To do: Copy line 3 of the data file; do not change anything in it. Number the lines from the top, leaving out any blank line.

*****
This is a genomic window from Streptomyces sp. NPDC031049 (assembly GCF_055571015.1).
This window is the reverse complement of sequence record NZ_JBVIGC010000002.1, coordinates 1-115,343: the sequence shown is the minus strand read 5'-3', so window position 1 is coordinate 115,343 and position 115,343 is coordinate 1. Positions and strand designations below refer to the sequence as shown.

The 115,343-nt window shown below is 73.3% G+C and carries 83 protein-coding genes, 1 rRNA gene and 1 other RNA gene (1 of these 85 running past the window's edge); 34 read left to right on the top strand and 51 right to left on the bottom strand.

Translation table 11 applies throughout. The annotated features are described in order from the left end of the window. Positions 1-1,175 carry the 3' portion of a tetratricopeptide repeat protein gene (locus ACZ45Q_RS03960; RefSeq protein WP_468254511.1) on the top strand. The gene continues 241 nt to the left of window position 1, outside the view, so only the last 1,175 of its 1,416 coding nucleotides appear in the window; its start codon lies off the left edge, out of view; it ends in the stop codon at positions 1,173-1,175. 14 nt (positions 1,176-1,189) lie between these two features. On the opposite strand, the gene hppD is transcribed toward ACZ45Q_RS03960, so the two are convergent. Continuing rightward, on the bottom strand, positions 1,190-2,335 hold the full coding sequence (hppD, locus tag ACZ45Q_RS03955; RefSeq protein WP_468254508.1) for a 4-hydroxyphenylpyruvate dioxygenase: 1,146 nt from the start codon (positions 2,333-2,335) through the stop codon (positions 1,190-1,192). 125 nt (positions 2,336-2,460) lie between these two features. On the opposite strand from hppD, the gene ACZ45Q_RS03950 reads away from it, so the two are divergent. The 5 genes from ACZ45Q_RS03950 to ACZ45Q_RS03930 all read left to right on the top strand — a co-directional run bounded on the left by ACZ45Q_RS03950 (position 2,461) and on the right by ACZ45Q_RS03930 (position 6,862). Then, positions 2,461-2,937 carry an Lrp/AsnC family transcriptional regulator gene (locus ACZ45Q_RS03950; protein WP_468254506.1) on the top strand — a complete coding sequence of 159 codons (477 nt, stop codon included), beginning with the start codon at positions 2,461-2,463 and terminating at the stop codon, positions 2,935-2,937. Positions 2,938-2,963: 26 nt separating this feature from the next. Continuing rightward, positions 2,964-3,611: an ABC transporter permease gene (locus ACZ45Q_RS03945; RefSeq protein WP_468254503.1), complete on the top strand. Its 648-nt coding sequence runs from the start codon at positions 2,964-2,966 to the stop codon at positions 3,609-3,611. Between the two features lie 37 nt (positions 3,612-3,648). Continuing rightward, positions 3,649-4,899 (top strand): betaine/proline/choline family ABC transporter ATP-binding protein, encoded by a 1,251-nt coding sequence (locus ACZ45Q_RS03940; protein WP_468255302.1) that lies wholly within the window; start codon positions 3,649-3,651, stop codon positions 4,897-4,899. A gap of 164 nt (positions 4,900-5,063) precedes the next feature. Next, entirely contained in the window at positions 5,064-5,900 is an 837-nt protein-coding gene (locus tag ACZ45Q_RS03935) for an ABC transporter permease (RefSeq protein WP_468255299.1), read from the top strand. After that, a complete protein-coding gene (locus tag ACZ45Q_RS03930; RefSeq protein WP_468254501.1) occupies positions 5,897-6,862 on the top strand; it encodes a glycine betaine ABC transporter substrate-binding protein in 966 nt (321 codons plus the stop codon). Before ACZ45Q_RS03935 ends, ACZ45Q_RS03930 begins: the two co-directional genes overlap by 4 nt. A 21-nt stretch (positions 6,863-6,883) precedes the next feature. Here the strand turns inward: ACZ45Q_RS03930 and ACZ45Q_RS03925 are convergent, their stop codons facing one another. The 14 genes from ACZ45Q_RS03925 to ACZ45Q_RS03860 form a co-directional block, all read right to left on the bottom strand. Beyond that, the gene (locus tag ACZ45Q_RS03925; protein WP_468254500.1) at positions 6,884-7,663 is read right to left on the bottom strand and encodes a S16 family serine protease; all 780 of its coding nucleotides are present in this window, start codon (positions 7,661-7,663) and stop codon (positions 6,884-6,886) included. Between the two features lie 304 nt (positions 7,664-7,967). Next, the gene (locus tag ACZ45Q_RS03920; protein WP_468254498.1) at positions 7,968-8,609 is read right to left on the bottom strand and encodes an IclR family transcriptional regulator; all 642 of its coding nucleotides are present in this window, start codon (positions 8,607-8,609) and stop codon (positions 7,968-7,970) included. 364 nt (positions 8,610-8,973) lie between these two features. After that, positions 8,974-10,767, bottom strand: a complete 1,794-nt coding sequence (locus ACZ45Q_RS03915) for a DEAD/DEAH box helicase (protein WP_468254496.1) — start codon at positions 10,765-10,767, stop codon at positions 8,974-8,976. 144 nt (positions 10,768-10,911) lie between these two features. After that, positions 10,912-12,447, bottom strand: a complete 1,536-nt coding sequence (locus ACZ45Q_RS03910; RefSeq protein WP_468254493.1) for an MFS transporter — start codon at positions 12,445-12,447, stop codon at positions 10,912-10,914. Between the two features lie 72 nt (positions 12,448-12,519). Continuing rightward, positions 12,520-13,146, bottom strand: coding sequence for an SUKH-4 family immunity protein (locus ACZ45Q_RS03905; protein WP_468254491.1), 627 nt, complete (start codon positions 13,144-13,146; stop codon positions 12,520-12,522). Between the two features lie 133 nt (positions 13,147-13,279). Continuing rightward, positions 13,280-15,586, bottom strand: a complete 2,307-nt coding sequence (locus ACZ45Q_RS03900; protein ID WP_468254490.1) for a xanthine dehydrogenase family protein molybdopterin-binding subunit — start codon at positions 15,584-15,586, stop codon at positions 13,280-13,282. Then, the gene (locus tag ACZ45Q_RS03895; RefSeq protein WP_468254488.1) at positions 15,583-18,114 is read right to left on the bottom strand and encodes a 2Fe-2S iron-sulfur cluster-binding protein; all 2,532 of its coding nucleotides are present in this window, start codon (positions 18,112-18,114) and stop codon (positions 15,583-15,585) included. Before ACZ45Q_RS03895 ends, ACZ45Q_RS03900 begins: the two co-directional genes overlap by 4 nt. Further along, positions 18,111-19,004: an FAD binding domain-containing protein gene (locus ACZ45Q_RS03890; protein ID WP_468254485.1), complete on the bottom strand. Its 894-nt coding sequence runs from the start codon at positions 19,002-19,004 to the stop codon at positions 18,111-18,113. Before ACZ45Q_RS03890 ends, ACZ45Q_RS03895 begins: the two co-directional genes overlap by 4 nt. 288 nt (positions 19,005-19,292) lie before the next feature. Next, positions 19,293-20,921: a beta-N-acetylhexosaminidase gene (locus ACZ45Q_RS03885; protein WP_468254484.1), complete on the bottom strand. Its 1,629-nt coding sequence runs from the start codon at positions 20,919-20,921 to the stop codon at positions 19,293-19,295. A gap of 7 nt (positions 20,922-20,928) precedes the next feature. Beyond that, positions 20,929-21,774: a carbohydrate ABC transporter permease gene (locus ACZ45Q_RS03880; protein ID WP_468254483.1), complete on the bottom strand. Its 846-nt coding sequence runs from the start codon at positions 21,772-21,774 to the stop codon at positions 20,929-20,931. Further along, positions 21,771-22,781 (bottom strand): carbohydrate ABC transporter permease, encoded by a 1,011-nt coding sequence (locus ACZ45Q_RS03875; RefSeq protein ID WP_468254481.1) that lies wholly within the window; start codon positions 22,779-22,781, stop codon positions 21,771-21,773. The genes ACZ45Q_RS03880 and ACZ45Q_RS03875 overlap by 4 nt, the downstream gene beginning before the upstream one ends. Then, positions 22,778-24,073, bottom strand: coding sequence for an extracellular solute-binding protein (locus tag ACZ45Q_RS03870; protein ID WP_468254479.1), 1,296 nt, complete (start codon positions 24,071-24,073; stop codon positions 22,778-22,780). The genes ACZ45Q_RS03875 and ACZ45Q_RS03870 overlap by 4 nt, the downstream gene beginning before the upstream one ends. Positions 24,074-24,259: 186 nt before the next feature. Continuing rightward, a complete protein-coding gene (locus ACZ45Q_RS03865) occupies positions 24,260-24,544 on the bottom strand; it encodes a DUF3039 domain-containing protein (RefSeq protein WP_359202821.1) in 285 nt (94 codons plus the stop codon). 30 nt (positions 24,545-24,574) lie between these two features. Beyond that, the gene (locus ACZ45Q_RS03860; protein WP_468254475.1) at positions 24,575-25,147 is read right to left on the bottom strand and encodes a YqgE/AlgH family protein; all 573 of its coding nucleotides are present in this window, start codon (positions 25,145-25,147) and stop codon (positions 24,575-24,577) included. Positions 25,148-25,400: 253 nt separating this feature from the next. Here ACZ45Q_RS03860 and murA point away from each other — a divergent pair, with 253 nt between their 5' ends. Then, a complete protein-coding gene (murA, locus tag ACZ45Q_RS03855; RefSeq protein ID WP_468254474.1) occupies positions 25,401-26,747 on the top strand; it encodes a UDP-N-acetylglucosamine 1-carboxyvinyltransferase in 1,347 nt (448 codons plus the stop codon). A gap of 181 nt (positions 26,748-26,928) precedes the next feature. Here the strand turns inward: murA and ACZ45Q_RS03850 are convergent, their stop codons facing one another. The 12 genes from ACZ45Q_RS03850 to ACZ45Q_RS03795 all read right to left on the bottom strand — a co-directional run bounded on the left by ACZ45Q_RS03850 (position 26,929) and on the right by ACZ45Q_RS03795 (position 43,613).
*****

The 115,343-nt window shown below is 73.3% G+C and carries 83 protein-coding genes, 1 rRNA gene and 1 other RNA gene (1 of these 85 running past the window's edge); 34 read left to right on the top strand and 51 right to left on the bottom strand.